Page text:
Comment : It does not require simulations like mine to show that any unrelated matches are far more likely to occur between people with the most common alleles. It is precisely such profiles you would expect to have unrelated matches. Matching profiles containing a few rare alleles is likely to mean 2 profiles from the same person or 2 highly related people. My simulations (admittedly using UK caucasian data rather than Arabic ) shows that for totally random profiles you can expect one pair of unrelated matches in a database of 13,000, 6 loci profiles ( 94,000 6-loci matches in 4 million profiles) . For 8 per cent relatedness about 19,000 6-loci matches in 380,000 so about 1 in 2,700. This FSI report was in 2000 so they should have been aware of the very low probabilities using 6 loci. Anyway 1 in 966 is not so far removed from 1 in 2,700 and I would proffer that it was a case of un-related false match.

Fom Science,Vol 256,26 June 1992 p1743
Author Patrick J. Sullivan
Title : DNA Fingerprint Matches
I am writing to comment on two aspects of the report " On the probability of matching DNA fingerprints " by Neil J. Risch and B. Devlin (7 Feb,p717) . Risch and Devlin searched several large databases to determine whether there were any samples with matching patterns across a nummber of gene loci. They found " the probability of a matching DNA profile between unrelated individuals to be vanishingly small....." Last summer I was trying a Federal Bureau of Investigation (FBI) case, Minnesota v. Johnson (1),and examined three FBI databases,C-3 (Caucasian),B-4 (black), and H-3 (Hispanic). During my examination,I discovered 25 apparent matches. Before my examination ,the existence of these matches had been known by only a few individuals connected with the FBI. Bruce Budowle of the FBI subsequently testified in Minnesota v. Johnson that he was aware of these matches and that they had been discovered when the FBI examined its database with its computer matching program. The FBI was able to verify that most of these matches occured because the Texas College of Osteopathic Medicine submitted more than one blood sample from the same individual. One false match was the result of sample handling error. The FBI also discovered three sets of matching samples from Florida. These samples were from the black and Hispanic databases. The FBI was not able to identify that the Florida matches were the result of duplicate submissions from the same individual or of submissions from identical twins. Budowle then asked Cellmark Diagnostics (German- town,Maryland ) to examine the matching samples. Its probes also yielded unclear results. The Florida matches were then deleted from the databases,even though there was no explanation for their occurance. The FBI again revised its databases in January 1992. The new databases are designated C-4,B-5, and H-4. Budowle testified (2) that all the matches have been edited out of these databases and that this removal is justified because it is not possible for two individuals to yield identical profiles when as many as seven probes are used. My first point is this: Of what scientific value is a paper that seeks to draw any conclusion from the fact there are no matches in a database when the matches have been removed from the database before the analysis is done? The FBI's removal of matches from its databases before giving them to outside scientists guarantees that those scientists' conclusions will support the FBI's "self-fulfilling prophecy." This is not an isolated practice. Budowle testified in United States v. Yee (3) that the FBI ran its match program over its South Carolina black database and found a large number of matches. The FBI's record- keeping was such that it could only speculate as to the cause of these matches. Again,the FBI removed them from its database. End Quote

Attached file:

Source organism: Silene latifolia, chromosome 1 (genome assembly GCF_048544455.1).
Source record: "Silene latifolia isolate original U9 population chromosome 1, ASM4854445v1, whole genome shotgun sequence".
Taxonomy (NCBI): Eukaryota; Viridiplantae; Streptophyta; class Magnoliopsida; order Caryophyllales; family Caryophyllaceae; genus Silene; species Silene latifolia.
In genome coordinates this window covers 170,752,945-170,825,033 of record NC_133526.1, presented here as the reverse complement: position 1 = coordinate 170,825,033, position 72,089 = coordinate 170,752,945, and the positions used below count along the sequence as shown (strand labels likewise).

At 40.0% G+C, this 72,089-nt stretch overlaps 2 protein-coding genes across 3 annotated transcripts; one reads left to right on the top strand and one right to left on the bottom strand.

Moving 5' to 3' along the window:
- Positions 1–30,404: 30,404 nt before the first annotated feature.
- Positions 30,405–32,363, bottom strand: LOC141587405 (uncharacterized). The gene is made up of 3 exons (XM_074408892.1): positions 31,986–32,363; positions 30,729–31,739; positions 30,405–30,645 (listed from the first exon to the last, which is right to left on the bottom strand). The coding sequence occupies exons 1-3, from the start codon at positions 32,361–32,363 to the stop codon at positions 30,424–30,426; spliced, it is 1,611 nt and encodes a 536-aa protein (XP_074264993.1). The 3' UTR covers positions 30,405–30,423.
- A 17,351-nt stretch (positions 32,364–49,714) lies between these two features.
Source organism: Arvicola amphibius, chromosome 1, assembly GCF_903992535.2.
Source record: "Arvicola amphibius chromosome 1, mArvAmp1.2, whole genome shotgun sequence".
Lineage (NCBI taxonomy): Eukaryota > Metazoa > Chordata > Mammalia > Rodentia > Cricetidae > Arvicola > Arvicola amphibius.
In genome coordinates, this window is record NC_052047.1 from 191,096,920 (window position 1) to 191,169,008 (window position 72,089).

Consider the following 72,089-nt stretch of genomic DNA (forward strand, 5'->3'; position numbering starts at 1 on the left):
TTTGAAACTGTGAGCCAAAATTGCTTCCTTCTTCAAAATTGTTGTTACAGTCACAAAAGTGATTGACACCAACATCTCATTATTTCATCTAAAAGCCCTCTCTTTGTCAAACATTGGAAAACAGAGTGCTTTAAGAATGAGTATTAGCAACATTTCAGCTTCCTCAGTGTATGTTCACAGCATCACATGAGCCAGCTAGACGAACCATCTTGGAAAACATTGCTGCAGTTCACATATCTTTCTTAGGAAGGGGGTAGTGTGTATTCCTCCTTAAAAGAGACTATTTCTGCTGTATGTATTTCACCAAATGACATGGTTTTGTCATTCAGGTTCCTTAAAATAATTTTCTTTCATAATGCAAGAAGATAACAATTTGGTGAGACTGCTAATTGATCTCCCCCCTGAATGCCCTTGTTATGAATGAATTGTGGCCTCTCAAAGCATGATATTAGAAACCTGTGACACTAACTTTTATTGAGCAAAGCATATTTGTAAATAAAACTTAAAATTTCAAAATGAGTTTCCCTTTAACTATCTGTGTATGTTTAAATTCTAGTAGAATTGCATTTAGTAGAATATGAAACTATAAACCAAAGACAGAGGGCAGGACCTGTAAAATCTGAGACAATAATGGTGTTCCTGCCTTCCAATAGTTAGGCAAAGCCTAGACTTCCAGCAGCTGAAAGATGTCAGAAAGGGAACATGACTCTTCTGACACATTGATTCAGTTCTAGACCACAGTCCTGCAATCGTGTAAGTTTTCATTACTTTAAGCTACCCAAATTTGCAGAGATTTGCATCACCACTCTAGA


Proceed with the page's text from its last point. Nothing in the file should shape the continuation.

No where is there mention of returning to the original pair samples and retesting on extra loci. A match in another 6 loci, say, then they would be in a very strong position to declare repeats rather than matches.

My MP agreed to table a written parliamentary question.
If submitted to parliament in the form I had envisageded then the reply would likely have come back as too complex or costly to answer. So more than likely, no reply - was my MP's (been there before ) helpful response.
He advised splitting into 2 questions over time. The first one to get the number of current DNA profile matches for whatever reason answered and written into Hansard. A figure of ???? or whatever would almost guarantee some sort of qualification referring to aliases. Then with any luck there may be more than me and my MP asking that this figure be resolved into the component parts. That is pairs of unrelated individuals with matching DNA profiles and same persons recorded twice or more using aliases.
From the Cardiff/London data of 10 matches in 6311 6 loci profiles that use-of-alias factor should remain constant whether 6 loci or 10 loci. So if 7 of those 10 were duplicates from use of aliases then 7 in 6311 scales to 3000 in 2.7m in the NDNA these days.
This is a copy of my letter to my MP as I had heard/seen nothing about it.
15 Nov 2003 by post and 05 Dec 2003 by hand.
" Dear Mr - ,